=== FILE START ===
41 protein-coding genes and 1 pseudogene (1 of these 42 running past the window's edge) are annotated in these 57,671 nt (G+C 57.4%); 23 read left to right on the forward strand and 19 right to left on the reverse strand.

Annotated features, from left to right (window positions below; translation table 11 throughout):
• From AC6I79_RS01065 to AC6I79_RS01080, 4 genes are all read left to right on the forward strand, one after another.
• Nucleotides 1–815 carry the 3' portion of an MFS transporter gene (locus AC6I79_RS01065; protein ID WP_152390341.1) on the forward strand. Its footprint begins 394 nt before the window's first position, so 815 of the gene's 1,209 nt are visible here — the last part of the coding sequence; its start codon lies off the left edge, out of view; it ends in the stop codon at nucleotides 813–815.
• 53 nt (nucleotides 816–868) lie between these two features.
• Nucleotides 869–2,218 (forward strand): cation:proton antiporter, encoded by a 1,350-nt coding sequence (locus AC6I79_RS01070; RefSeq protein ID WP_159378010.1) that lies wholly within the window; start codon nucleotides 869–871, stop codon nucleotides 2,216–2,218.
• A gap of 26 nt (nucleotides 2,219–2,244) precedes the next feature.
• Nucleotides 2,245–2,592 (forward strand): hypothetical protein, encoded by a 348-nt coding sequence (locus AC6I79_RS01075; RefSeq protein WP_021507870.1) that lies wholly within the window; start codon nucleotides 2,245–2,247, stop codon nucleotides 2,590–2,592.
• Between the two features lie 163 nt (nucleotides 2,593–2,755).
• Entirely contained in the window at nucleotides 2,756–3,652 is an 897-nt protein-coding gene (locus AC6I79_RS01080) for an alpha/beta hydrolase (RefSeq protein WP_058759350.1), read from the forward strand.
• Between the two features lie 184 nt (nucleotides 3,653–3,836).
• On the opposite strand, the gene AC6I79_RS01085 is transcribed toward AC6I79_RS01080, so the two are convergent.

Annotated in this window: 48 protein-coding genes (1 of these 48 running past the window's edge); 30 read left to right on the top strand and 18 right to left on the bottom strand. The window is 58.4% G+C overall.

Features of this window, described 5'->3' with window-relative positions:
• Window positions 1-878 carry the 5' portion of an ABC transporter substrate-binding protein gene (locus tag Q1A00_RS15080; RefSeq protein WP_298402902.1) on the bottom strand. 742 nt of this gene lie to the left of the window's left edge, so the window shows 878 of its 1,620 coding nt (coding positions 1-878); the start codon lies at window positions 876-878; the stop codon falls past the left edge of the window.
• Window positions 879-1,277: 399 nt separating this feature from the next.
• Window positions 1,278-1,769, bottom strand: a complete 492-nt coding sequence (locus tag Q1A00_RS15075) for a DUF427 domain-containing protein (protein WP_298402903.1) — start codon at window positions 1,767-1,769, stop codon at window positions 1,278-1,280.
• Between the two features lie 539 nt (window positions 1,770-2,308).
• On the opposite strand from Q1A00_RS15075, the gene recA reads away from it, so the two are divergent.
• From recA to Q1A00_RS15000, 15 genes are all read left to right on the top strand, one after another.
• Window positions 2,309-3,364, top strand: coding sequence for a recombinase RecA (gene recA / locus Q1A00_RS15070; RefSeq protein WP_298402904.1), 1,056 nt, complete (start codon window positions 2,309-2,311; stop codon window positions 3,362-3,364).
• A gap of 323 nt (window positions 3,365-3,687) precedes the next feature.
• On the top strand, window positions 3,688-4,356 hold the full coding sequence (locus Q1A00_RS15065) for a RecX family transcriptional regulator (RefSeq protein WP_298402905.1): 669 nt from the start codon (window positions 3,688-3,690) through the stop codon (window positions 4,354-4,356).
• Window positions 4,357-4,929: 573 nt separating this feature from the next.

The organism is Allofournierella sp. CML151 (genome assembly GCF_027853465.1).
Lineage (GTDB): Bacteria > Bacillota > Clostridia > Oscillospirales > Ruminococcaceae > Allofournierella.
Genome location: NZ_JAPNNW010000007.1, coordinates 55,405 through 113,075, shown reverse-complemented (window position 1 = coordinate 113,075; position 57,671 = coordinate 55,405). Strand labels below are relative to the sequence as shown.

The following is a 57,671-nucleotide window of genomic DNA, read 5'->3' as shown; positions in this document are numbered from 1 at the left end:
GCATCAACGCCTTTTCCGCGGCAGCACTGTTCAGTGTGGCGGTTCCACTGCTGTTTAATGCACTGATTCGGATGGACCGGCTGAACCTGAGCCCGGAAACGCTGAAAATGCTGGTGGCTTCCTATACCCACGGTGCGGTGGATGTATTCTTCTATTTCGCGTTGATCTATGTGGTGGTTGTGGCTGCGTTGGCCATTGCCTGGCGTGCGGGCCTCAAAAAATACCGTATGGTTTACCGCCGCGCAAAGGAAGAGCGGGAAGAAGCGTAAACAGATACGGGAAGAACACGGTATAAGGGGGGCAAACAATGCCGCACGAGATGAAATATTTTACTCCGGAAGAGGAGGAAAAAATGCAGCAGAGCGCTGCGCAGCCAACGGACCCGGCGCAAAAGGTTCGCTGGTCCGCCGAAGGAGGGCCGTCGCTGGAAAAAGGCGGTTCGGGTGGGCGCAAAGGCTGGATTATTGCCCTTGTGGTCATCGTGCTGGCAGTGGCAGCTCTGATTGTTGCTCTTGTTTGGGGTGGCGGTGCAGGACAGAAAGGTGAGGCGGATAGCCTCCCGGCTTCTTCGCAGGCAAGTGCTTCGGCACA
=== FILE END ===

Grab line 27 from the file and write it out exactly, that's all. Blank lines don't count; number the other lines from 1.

Genome location: NZ_JAPNNW010000007.1, coordinates 55,405 through 113,075, shown reverse-complemented (window position 1 = coordinate 113,075; position 57,671 = coordinate 55,405). Strand labels below are relative to the sequence as shown.